“We talk about this in our women’s groups; it’s an important differentiation,” she states. “I am a woman in tech; I’m not an engineer. I stumbled on to my first software job when I was a sophomore in college, and that led to a job in hardware. Then I built a great mentoring relationship with a phenomenal executive and followed him to three different companies.”
Warfield spent 16 years at BMC, working her way up from account manager to Vice President of Global Customer Success, before moving to Microsoft. Joining Delphix enabled her to fulfil her ambition to combine running strategy and working with customers. She is currently building the foundations for better customer understanding and improved business outcomes.
“We are responsible for delivering on the business value upon which a customer bases a purchasing decision with us,” Warfield believes. “They spend money with us because they have a problem in their business and trust us to help them solve it.”
Women need to be more fearless
Her career has, she says, been about following the growth opportunities at a time when there were few female role models in tech. Tenacity helped her thrive in that early environment, as well as a firm belief that failure was not an option.
“Needing to pay the bills goes a long way to driving that commitment to succeeding,” Warfield says candidly. “Then, over the years, I found things that I enjoyed and was good at.”
Her advice to tech companies wanting to be more diverse is to follow the example of the pause and make role models more visible. Also, women need to feel more confident about their qualifications and abilities. As part of the mentoring process, women should be encouraged to be more fearless.
There was the danger of statistics hiding reality. To illustrate the point, Warfield recalls how a CEO told a sales meeting that the company had doubled the number of female vice presidents. But that was just an increase from two to four.
Delphix, she has been pleased to discover, “walks the talk”. A good example was the initiative for Ada Lovelace Day (October 21), which celebrates women’s achievements in STEM. All women employees at Delphix were asked to invite people they felt were inspiring to speak about their experiences.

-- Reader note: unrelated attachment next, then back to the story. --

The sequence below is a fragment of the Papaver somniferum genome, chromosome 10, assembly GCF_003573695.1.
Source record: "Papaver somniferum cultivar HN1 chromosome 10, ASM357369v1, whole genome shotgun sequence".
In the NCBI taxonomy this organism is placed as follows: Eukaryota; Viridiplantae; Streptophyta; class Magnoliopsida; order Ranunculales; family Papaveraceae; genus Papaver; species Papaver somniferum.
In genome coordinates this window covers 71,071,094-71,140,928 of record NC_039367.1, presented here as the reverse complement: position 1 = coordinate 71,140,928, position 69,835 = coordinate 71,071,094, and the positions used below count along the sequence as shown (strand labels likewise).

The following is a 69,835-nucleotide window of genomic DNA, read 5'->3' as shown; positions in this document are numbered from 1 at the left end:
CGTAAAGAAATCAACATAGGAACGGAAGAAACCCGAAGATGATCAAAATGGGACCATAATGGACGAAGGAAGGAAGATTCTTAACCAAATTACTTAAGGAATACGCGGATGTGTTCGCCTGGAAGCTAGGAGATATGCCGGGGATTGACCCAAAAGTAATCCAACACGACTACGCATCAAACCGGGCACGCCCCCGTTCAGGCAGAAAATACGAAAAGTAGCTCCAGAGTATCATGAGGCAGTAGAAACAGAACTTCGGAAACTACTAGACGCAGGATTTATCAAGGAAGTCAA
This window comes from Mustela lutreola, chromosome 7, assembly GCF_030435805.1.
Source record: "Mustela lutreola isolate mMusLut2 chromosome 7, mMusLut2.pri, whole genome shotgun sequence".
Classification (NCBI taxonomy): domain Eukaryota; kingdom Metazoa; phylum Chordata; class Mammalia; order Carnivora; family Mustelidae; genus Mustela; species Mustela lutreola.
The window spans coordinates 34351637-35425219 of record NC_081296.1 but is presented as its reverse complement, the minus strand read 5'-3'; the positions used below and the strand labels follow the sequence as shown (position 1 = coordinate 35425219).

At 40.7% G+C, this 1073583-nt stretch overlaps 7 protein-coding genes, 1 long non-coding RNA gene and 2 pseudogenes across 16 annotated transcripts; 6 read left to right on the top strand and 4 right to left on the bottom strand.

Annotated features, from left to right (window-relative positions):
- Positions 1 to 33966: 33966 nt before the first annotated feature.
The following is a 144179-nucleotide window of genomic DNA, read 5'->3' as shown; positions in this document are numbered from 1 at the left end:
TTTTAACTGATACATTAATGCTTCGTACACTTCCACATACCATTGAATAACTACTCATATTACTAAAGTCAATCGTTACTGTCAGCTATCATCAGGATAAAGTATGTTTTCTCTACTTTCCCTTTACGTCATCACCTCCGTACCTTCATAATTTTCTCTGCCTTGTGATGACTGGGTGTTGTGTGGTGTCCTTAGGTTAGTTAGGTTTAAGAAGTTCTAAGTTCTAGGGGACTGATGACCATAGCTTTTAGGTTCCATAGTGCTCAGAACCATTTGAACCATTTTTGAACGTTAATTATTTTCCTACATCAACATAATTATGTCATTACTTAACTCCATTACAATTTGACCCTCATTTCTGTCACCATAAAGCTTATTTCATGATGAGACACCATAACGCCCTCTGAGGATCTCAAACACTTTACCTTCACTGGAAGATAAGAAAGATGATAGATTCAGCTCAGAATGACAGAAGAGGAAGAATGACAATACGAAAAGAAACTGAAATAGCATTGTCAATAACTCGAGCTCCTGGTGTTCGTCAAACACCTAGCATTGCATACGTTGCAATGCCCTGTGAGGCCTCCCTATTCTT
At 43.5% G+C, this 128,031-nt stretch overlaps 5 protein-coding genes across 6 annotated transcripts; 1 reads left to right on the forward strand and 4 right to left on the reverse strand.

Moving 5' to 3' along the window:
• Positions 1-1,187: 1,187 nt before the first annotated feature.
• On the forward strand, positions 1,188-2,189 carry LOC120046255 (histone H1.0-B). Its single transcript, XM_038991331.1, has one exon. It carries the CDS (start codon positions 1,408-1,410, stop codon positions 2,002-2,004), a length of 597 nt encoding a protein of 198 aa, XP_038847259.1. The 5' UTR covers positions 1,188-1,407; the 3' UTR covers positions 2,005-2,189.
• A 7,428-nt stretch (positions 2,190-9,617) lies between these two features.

“Our tiny little company of 600 people had 19 different speakers over eight hours, ensuring we touched all time zones,” says Warfield. “They included ten-year-olds Zara and Zenubia Khan, the youngest people certified on the Microsoft Power platform.”
Mentoring for success
She is passionate about the power of mentoring and actively helps other women build tech careers. Confidentiality is key, which means that the mentee is not in the direct line of reports to the mentor. Warfield argues that this could create conflict because the mentee has to do the work.
“The analogy I use is, if you want to run a marathon, you can hire a trainer,” she explains. “But you have to put your shoes on and do the work. No coach in the world will run the marathon for you, and it’s similar with career development.
“As part of the ‘work’, I have the women go through a skills assessment. Asking the question, ‘what skills will be required for that dream role in eight to ten years? And that lays the foundation. It’s like having a navigation system for a career.”